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Is my compiler messed up or do I have to configure something??

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Hi, I have VS .net 2002 (the year, I''m not so sure of).. And, I took this example from the help, and it can''t compile this: // iostream_cerr.cpp // compile with: /EHsc // By default, cerr and clog are the same as cout #include <iostream> #include <fstream> using namespace std; void TestWide( ) { int i = 0; wcout << L"Enter a number: "; wcin >> i; wcerr << L"test for wcerr" << endl; wclog << L"test for wclog" << endl; } int main( ) { int i = 0; cout << "Enter a number: "; cin >> i; cerr << "test for cerr" << endl; clog << "test for clog" << endl; TestWide( ); } Took is right out from the help!!! This is the error: fatal error C1010: unexpected end of file while looking for precompiled header directive What''s with this?? I know I copied the whole example EXACTLY! Oh, and sometimes when I put a "using namespace std;" with the headers, I get -- "std is not a namespace" thing.. What''s with this?? Is there something I have to configure.. PS: Just to remind you, I have Visual C++ .net... Battleguard
Only questions raise questions. Questions are raised by people, by curiousity, the gift of nature to all human beings. And curiosity is satisfied by answers, which in turn raise questions, which lead to answers. And this curiosity is what keeps SCIENCE alive...

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Somewhere in the project settings is an option to use pre-compiled headers. Turn that option off.

If you put "using namespace std" in a header and included that header before (or without) including one of the STL headers (iostream, vector, etc), then you will get that "not a namespace" error. The namespace has to be defined before it can be used.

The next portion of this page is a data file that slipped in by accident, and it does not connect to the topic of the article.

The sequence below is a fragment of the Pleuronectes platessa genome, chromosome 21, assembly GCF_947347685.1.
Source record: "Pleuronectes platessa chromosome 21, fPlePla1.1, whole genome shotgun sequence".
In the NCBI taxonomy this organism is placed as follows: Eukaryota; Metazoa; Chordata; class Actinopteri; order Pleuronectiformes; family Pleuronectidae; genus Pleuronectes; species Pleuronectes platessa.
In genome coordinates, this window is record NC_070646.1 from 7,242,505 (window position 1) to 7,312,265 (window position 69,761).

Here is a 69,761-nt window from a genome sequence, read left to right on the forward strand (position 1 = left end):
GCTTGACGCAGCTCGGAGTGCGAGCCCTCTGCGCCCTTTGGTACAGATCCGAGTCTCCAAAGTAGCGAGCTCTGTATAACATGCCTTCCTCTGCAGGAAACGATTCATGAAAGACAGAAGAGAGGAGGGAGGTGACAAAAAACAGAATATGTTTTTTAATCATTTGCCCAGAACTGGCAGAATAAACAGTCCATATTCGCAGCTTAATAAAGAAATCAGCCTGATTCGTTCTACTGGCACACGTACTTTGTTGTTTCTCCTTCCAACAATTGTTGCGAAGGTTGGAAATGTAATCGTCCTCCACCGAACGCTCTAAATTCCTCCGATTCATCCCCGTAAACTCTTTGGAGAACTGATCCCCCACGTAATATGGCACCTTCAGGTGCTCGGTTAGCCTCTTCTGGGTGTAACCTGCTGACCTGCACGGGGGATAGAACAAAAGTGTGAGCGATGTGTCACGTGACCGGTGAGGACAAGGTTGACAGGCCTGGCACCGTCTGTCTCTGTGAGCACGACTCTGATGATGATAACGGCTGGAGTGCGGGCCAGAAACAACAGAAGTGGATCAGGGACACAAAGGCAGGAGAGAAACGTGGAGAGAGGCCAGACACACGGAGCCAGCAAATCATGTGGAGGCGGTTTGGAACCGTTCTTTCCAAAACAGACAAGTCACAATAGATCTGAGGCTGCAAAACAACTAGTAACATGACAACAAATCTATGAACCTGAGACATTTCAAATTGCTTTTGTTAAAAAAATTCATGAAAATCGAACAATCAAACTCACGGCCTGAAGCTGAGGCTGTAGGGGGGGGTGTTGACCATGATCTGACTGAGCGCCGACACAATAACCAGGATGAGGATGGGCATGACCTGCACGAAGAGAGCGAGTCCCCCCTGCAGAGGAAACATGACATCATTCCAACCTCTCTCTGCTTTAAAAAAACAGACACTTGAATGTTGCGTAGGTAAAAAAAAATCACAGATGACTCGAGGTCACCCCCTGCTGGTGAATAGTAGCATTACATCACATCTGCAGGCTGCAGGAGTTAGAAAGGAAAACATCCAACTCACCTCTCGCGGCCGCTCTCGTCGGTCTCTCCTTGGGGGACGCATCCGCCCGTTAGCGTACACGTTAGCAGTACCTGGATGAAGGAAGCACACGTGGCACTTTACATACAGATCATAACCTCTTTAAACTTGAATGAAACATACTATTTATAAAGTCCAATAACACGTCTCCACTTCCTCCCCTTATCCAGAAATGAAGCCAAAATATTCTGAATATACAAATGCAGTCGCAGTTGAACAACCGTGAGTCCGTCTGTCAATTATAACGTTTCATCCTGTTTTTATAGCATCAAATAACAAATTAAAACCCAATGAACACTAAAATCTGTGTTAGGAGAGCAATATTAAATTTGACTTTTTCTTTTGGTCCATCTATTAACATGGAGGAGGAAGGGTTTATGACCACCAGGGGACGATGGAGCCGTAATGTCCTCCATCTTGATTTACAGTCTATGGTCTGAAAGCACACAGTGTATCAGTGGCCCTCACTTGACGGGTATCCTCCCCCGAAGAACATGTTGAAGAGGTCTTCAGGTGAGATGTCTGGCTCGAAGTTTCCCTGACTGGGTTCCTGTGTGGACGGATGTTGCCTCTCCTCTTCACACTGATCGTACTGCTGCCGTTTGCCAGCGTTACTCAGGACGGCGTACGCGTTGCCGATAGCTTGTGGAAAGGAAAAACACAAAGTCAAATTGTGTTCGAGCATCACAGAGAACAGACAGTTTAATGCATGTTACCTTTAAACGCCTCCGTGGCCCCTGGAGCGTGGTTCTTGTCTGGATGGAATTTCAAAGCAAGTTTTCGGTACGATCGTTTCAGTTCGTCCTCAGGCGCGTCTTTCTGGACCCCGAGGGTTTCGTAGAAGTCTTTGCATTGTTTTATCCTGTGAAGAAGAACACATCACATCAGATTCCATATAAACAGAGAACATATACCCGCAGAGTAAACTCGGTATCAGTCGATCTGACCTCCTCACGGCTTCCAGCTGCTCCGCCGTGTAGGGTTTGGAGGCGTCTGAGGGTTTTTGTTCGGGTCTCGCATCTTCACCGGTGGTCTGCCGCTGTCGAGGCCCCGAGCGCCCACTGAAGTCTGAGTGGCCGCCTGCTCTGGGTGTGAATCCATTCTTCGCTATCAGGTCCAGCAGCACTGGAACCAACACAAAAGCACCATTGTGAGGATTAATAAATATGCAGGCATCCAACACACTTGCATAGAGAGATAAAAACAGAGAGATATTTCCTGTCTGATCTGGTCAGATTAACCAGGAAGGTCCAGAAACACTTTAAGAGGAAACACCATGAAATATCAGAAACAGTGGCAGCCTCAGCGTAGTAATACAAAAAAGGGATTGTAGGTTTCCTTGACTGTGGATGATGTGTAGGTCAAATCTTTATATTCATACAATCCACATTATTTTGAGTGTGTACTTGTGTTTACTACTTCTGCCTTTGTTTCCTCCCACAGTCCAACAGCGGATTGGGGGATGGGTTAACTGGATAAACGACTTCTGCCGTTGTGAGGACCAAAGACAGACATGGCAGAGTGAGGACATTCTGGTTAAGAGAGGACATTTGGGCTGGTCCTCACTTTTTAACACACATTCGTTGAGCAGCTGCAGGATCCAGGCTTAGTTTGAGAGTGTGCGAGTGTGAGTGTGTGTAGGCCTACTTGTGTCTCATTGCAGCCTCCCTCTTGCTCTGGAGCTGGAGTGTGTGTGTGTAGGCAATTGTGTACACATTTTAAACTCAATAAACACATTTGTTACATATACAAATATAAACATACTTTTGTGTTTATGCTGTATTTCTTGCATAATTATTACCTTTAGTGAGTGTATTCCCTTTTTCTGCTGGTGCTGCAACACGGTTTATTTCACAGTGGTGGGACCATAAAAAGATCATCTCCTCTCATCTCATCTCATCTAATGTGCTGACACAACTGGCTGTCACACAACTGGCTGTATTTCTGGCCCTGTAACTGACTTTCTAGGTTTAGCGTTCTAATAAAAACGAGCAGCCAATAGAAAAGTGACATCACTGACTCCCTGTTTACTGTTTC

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I''m looking, can''t find it, I''ll keep looking... BUT I found that if I add this:

#include <stdafx.h>

before the iostream inclusion everything works out...

Battleguard



Only questions raise questions. Questions are raised by people, by curiousity, the gift of nature to all human beings. And curiosity is satisfied by answers, which in turn raise questions, which lead to answers. And this curiosity is what keeps SCIENCE alive...

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Nope, I can''t find an option to turn off the precompiled headers...

Battleguard



Only questions raise questions. Questions are raised by people, by curiousity, the gift of nature to all human beings. And curiosity is satisfied by answers, which in turn raise questions, which lead to answers. And this curiosity is what keeps SCIENCE alive...

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Right. That file (and stdafx.cpp) were generated by VS when your project was created. They contain the stuff used by VS to create the precompiled headers. If you can find the option and turn it off, you won''t need them. I don''t have access to VS .NET, so I can''t tell you where in the project settings the option is.

In VC++ 6.0, it''s under Project/Settings... on the C/C++ tab. There''s a drop-down list that has "Precompiled Headers" in it. Maybe VS .NET is similar.

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Nope, there isn't a settings under the project menu lol..

For now, I'm just goin with adding the stdafx.h... Can someone tell me what is the use of precompiled headers?? Do I need them when making programs that context re-learning the stuff from like the types of variables.. (ya, I'm doin dat HEHE)??

BattleGuard



Only questions raise questions. Questions are raised by people, by curiousity, the gift of nature to all human beings. And curiosity is satisfied by answers, which in turn raise questions, which lead to answers. And this curiosity is what keeps SCIENCE alive...

[edited by - battleguard on December 13, 2003 1:22:23 AM]

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Found it!!!! In the class tab in the Solution Explorer, go to properties... There in C/C++ the precompiled headers suboutlining, then just choose no.. for those who don''t know, I thought I might show off... LOL

Thanx guys..

Battleguard



Only questions raise questions. Questions are raised by people, by curiousity, the gift of nature to all human beings. And curiosity is satisfied by answers, which in turn raise questions, which lead to answers. And this curiosity is what keeps SCIENCE alive...

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Precompiled headers are a technique to speed up compiles. You don''t have to use them and they can actually cause problems. Sometimes, the compiler gets confused and doesn''t pick up changes in headers. This may have been fixed in the .NET versions, but I''ve had it happen in 6.0.

At any rate, you don''t need them.

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